[ExI] unconscious

Ben bbenzai at yahoo.com
Wed Jul 23 07:23:17 UTC 2014

William Flynn Wallace <foozler83 at gmail.com> wrote:

 >... most of what goes on in our thinking department is unconscious.

Of course, by necessity.  That's just a consequence of the way our minds 
I suspect that it's a situation analogous to the patterns that sunflower 
seeds form in the seed-head.  If that represents the conscious mind, the 
rest of the sunflower, and probably a lot of its environment too, 
represent the unconscious.  You can't have the patterns without the rest.

 >I propose that what we could work on is getting deeper and deeper into our
 >unconscious by making more and more of it conscious.

I doubt that makes any more sense than trying to make the rest of a 
sunflower form the same patterns as the seeds.  Giving our conscious 
minds /access/ to our unconscious processes, though, is a different 
matter.  That's probably possible, and may even be a good idea.

 >We know that the conscious, the rider, often jumps at conclusions,
 >stereotypes and more, all to get as quick an answer as possible, and thus
 >makes a lot of simple mistakes that presumably we would not make if we
 >tapped into the unconscious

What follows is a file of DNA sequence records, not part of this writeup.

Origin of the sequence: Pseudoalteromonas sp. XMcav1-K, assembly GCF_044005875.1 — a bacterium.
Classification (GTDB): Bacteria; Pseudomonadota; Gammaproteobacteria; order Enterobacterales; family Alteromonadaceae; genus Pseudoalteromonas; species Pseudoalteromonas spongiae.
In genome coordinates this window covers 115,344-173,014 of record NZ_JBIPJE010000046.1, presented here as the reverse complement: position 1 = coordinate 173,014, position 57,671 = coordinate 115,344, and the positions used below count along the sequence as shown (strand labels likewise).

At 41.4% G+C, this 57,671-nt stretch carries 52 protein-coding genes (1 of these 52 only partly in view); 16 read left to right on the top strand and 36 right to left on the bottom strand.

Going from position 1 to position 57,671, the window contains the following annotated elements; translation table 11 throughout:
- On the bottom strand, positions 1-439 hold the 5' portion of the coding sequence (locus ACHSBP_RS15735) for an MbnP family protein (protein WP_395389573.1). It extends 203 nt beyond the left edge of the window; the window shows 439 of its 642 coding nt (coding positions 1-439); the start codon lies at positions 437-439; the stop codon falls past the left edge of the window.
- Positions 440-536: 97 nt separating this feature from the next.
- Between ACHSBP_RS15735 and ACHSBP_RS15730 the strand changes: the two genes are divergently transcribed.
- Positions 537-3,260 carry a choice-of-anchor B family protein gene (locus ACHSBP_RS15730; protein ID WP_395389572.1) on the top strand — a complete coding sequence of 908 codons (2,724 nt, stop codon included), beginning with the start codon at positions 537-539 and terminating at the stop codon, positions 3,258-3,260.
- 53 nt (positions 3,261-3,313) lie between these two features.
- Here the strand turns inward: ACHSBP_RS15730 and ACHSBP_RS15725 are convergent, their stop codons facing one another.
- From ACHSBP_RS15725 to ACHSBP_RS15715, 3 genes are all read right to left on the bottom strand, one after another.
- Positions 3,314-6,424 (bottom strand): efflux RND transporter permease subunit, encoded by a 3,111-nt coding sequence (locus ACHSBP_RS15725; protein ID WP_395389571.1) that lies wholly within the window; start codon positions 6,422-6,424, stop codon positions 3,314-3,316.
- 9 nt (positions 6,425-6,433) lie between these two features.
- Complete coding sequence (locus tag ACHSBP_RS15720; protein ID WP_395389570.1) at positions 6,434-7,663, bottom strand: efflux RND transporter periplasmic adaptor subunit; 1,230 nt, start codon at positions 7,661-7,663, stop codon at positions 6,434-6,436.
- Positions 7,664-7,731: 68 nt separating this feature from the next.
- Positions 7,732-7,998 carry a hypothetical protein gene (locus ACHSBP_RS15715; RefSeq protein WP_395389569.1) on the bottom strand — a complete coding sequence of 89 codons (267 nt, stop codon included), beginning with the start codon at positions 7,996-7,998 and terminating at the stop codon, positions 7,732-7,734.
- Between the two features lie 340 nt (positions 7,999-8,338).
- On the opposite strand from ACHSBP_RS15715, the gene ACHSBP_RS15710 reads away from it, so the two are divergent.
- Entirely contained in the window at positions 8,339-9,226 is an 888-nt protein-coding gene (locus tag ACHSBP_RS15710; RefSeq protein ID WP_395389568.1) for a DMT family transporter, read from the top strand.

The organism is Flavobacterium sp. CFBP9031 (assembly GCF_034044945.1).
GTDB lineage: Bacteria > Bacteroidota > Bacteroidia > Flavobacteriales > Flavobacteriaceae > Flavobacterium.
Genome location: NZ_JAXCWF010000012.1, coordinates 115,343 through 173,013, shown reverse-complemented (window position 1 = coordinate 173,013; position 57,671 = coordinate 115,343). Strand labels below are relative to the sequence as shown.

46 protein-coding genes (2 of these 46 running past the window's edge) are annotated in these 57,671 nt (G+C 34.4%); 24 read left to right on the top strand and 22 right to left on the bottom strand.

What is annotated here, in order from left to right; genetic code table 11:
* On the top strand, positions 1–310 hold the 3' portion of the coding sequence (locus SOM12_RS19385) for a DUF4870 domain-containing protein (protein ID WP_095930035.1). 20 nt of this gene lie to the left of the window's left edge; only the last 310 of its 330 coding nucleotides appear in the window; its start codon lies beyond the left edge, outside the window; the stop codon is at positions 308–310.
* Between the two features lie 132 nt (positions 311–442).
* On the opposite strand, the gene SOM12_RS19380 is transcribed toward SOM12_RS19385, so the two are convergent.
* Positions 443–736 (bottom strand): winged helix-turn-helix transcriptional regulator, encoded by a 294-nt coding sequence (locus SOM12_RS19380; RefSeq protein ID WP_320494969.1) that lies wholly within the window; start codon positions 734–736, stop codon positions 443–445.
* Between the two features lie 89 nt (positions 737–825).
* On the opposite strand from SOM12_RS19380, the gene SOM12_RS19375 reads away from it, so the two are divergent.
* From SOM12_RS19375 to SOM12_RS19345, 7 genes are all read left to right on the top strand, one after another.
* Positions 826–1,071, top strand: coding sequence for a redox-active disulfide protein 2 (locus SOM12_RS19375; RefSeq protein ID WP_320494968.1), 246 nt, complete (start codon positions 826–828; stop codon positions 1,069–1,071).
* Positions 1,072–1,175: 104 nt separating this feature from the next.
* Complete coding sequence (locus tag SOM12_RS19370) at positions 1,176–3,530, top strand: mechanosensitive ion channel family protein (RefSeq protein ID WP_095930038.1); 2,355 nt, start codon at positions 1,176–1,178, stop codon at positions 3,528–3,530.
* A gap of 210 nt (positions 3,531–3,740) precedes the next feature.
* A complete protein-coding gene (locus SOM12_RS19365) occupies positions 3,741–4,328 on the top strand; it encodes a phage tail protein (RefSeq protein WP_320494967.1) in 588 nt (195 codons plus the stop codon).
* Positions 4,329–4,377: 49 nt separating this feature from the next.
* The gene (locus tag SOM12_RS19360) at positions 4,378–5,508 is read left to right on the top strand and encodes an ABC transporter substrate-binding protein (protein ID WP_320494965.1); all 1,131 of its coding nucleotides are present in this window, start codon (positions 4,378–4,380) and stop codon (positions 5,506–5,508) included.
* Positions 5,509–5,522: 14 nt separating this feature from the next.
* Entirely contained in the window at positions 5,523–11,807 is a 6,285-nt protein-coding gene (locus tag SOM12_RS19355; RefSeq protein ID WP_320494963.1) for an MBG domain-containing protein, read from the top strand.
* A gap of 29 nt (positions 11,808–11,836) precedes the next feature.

How do you think the conscious mind does this 'jumping to conclusions'?  
These cognitive shortcuts are produced by the unconcious mind.  Gut 
instinct, intuitions, whatever you want to call them, are not products 
of conscious thinking.

 >?We will never be able to catch up to the computers in sheer speed.  
 >quantum leaps in creativity, however, is our bag and never will be theirs.

Why the 'us' and 'them'?  We are computers, too.  Look at where the word 
came from.  Our current traditional digital computers are just using a 
different set of mechanisms to process data than the ones our brains 
use.  There must be many other sets, that we haven't yet explored.  Some 
of them should be capable of producing fast, creative, conscious minds, 
don't you think?  (there's also the fact that a Turing Machine is 
capable in principle of reproducing any data processing mechanism, but 
that's not something a lot of people like to think about, and isn't 
really necessary, anyway, I reckon).

Ben Zaiboc

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